How Does Bitcoin Compare to Oil and Gold?

It is simple to see the similarities between Bitcoin mining against gold and oil extraction. In theory, all include discovering assets, all have had uneven value histories, and all have been named as troublesome in nature.

However, there are huge differences between the three resources, particularly with regards to cost. Twitter user @WallSt_Dropout delivered a progression of captivating graphs that clearly show those differences.

Starting with oil for example-as the cost of oil begins to rise, there’s a checked reaction in oil generation. Why? Since now there’s additional motivation to put resources into foundation/extraction capacities.

As oil production begins to surpass demand, it results in declining oil prices. The rewards of extracting oil are now not too attractive, hence a drop in production. However, as prices begin to go back to normal as a result of cuts in supply from the previous cycle, producers are once again doing motivated to increase output.

The same goes for gold. Starting in 2008, month to month gold mineral production remains low, as a result of continuous low prices in the last decade. As prices are boosted by market forces, production increases mirrors prices. As gold prices take a plunge in 2012, mineral generation also plummeted.

For Bitcoin’s situation, the inverse is the case. In 2010, when the block incentive for mining was increased, prices remained low. As prices rise, the incentives for mining cooled off.  This indicates a different pattern between supply and demand for oil and gold.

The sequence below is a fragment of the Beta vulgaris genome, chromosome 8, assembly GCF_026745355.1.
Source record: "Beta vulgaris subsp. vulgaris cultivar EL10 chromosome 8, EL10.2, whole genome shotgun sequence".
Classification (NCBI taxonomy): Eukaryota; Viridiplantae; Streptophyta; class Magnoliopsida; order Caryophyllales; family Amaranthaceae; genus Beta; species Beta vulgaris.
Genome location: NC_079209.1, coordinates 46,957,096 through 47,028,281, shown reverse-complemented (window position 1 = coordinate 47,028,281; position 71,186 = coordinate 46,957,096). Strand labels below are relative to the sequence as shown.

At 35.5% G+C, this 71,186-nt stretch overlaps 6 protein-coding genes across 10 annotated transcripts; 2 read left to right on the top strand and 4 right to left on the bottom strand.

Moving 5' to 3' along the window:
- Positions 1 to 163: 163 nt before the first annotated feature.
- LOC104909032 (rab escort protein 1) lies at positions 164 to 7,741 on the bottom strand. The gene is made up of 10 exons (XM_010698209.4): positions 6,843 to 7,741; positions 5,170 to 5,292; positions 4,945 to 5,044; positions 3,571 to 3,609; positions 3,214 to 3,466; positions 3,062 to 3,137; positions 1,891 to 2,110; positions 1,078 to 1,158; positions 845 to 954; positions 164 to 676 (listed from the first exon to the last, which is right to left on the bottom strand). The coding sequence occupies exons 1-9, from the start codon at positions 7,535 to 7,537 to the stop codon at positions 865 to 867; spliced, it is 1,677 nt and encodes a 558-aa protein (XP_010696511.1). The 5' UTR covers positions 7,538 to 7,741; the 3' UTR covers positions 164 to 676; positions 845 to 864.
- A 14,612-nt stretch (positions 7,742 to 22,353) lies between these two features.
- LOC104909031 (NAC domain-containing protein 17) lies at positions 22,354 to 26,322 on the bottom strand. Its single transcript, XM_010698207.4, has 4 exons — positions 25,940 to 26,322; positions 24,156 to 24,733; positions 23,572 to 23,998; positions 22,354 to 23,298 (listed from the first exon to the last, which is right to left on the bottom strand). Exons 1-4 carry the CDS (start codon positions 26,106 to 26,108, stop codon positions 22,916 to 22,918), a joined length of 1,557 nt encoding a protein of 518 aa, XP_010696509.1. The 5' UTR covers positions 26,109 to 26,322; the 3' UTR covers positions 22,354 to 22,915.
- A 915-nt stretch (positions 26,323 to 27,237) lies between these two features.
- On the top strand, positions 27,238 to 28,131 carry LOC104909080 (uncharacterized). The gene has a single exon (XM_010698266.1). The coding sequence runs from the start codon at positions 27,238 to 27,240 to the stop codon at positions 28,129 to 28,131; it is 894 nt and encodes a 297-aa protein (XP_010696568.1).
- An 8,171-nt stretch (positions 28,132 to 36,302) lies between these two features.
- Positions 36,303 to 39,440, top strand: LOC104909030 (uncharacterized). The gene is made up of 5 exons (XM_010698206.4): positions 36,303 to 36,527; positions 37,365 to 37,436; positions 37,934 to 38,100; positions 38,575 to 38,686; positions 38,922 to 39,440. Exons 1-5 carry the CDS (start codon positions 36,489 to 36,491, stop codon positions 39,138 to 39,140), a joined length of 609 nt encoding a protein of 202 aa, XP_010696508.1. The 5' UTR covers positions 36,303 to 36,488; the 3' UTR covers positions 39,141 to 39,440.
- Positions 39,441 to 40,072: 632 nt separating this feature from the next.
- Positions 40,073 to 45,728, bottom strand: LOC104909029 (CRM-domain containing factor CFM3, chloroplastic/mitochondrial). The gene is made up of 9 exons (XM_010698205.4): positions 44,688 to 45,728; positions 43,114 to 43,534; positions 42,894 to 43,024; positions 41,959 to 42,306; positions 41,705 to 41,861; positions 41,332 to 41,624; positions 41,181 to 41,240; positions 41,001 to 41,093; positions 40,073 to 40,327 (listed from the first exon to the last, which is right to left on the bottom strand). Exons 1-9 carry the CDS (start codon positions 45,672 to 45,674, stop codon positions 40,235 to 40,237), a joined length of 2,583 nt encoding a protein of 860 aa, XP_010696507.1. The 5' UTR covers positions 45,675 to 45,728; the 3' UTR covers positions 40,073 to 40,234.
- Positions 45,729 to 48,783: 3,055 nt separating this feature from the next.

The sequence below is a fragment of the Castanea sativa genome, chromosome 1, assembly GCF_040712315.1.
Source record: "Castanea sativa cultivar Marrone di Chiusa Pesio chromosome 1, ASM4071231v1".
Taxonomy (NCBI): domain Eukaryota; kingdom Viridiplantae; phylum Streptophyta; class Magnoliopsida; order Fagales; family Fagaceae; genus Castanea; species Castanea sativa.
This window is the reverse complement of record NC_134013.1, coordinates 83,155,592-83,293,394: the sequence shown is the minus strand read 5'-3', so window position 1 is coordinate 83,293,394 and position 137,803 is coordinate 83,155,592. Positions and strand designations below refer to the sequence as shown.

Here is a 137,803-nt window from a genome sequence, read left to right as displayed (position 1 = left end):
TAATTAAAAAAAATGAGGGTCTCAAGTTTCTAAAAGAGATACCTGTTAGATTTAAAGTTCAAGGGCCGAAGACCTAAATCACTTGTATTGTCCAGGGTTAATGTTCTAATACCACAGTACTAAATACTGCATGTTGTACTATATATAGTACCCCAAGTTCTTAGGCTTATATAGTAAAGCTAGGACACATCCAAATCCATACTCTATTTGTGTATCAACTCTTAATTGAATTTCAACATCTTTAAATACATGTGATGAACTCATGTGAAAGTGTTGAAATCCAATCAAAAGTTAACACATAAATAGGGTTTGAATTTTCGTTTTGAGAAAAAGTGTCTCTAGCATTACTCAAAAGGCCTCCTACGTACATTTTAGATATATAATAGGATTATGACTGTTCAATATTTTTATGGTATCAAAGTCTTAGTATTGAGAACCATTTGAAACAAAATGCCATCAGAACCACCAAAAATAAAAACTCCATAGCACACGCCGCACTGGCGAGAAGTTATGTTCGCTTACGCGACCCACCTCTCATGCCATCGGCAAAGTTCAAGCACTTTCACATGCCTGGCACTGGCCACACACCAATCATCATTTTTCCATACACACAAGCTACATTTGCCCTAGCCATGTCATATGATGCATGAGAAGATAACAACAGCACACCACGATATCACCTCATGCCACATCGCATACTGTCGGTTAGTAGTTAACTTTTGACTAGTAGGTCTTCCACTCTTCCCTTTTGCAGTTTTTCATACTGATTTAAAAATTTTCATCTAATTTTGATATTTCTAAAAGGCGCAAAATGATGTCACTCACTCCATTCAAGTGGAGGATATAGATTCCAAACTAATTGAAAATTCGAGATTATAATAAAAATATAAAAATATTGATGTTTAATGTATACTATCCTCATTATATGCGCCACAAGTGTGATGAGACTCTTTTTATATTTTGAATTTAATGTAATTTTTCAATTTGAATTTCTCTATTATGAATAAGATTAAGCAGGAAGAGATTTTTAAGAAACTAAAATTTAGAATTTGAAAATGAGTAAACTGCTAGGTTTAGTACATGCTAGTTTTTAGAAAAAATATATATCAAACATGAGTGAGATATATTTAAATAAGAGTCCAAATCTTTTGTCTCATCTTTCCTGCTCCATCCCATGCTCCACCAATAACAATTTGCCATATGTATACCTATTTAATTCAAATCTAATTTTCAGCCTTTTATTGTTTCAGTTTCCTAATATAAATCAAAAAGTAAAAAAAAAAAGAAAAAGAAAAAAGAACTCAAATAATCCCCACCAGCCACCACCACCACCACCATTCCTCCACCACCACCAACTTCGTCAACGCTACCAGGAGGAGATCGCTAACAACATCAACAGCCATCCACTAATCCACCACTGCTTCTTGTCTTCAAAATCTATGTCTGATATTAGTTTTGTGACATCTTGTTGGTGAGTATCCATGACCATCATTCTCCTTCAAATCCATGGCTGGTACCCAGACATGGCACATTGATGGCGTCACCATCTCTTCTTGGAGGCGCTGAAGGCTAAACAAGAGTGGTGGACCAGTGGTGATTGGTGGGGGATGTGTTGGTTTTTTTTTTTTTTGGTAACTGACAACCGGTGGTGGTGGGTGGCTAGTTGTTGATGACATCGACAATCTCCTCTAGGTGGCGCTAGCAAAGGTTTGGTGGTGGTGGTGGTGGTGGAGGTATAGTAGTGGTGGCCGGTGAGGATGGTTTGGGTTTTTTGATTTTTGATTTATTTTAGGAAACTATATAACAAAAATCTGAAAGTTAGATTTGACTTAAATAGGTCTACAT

This is a primary indicator of how Bitcoin operates. The Bitcoin block mining incentive halves every 210,000 blocks. Based on data from by May 2020, the incentive will decline to 6.25 coins.

In what manner will miners profit after the block rewards cease in 2140? The answer lies in transaction expenses. Gold miners have no say in the buying and selling of the product, while in the case of Bitcoin, miners determine transaction fees for the approval work that they engage in.

As the Bitcoin inflation rate gently declines, the importance of transactions fees to reward miners to continue mining will increase-but not anytime soon.

Oil and gold are products that have no ‘genuine’ end date, i.e. there are still assets lying underneath the ground. Regardless of fears of increases in oil and gold, companies continue to make more discoveries as innovation enables them to locate new areas. In the case of Bitcoin, the matter is a whole different ball game.


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